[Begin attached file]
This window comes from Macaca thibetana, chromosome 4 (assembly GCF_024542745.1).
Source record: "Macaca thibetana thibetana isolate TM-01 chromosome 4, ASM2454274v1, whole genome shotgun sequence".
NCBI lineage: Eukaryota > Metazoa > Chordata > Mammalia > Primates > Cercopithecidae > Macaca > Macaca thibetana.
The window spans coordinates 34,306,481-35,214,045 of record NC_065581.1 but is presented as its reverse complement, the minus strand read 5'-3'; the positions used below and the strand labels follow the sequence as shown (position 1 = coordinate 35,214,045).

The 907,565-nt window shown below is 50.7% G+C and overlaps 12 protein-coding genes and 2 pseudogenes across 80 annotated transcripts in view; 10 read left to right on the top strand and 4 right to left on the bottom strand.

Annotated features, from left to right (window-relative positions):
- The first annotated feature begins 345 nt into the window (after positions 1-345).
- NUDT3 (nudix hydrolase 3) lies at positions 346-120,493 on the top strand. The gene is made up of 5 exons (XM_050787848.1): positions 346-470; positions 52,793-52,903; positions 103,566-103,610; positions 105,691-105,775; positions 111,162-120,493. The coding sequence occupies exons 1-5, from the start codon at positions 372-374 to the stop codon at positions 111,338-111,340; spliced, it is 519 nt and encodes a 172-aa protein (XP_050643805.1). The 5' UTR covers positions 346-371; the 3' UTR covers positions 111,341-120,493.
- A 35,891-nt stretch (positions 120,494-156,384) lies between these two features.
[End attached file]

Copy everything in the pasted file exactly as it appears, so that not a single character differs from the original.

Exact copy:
This window comes from Macaca thibetana, chromosome 4 (assembly GCF_024542745.1).
Source record: "Macaca thibetana thibetana isolate TM-01 chromosome 4, ASM2454274v1, whole genome shotgun sequence".
NCBI lineage: Eukaryota > Metazoa > Chordata > Mammalia > Primates > Cercopithecidae > Macaca > Macaca thibetana.
The window spans coordinates 34,306,481-35,214,045 of record NC_065581.1 but is presented as its reverse complement, the minus strand read 5'-3'; the positions used below and the strand labels follow the sequence as shown (position 1 = coordinate 35,214,045).

The 907,565-nt window shown below is 50.7% G+C and overlaps 12 protein-coding genes and 2 pseudogenes across 80 annotated transcripts in view; 10 read left to right on the top strand and 4 right to left on the bottom strand.

Annotated features, from left to right (window-relative positions):
- The first annotated feature begins 345 nt into the window (after positions 1-345).
- NUDT3 (nudix hydrolase 3) lies at positions 346-120,493 on the top strand. The gene is made up of 5 exons (XM_050787848.1): positions 346-470; positions 52,793-52,903; positions 103,566-103,610; positions 105,691-105,775; positions 111,162-120,493. The coding sequence occupies exons 1-5, from the start codon at positions 372-374 to the stop codon at positions 111,338-111,340; spliced, it is 519 nt and encodes a 172-aa protein (XP_050643805.1). The 5' UTR covers positions 346-371; the 3' UTR covers positions 111,341-120,493.
- A 35,891-nt stretch (positions 120,494-156,384) lies between these two features.